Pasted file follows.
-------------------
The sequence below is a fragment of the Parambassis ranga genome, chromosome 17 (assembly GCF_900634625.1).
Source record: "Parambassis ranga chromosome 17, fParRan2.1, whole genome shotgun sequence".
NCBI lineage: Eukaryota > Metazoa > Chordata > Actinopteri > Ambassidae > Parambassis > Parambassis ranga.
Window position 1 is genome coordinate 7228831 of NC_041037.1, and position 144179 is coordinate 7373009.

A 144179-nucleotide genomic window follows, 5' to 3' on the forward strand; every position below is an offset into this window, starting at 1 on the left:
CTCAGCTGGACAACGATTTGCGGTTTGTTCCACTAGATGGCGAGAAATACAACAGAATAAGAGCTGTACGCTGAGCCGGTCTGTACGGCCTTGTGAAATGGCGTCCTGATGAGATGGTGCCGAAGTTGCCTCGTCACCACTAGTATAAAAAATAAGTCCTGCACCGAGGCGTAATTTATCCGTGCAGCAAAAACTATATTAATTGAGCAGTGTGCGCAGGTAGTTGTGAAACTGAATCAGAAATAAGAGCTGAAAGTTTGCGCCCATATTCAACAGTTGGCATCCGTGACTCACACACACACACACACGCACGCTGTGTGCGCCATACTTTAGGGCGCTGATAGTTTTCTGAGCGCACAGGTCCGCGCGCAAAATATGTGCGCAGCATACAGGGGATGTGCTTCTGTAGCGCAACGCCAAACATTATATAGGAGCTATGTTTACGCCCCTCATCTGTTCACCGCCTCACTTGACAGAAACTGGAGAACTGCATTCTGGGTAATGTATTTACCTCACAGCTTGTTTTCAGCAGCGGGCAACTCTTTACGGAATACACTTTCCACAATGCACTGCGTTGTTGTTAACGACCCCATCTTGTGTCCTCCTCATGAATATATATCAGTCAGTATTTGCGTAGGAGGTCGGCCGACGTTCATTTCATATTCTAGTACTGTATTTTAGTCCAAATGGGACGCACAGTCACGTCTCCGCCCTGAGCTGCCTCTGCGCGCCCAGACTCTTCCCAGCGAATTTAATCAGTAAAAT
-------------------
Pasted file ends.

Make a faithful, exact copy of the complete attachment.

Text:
The sequence below is a fragment of the Parambassis ranga genome, chromosome 17 (assembly GCF_900634625.1).
Source record: "Parambassis ranga chromosome 17, fParRan2.1, whole genome shotgun sequence".
NCBI lineage: Eukaryota > Metazoa > Chordata > Actinopteri > Ambassidae > Parambassis > Parambassis ranga.
Window position 1 is genome coordinate 7228831 of NC_041037.1, and position 144179 is coordinate 7373009.

A 144179-nucleotide genomic window follows, 5' to 3' on the forward strand; every position below is an offset into this window, starting at 1 on the left:
CTCAGCTGGACAACGATTTGCGGTTTGTTCCACTAGATGGCGAGAAATACAACAGAATAAGAGCTGTACGCTGAGCCGGTCTGTACGGCCTTGTGAAATGGCGTCCTGATGAGATGGTGCCGAAGTTGCCTCGTCACCACTAGTATAAAAAATAAGTCCTGCACCGAGGCGTAATTTATCCGTGCAGCAAAAACTATATTAATTGAGCAGTGTGCGCAGGTAGTTGTGAAACTGAATCAGAAATAAGAGCTGAAAGTTTGCGCCCATATTCAACAGTTGGCATCCGTGACTCACACACACACACACACGCACGCTGTGTGCGCCATACTTTAGGGCGCTGATAGTTTTCTGAGCGCACAGGTCCGCGCGCAAAATATGTGCGCAGCATACAGGGGATGTGCTTCTGTAGCGCAACGCCAAACATTATATAGGAGCTATGTTTACGCCCCTCATCTGTTCACCGCCTCACTTGACAGAAACTGGAGAACTGCATTCTGGGTAATGTATTTACCTCACAGCTTGTTTTCAGCAGCGGGCAACTCTTTACGGAATACACTTTCCACAATGCACTGCGTTGTTGTTAACGACCCCATCTTGTGTCCTCCTCATGAATATATATCAGTCAGTATTTGCGTAGGAGGTCGGCCGACGTTCATTTCATATTCTAGTACTGTATTTTAGTCCAAATGGGACGCACAGTCACGTCTCCGCCCTGAGCTGCCTCTGCGCGCCCAGACTCTTCCCAGCGAATTTAATCAGTAAAAT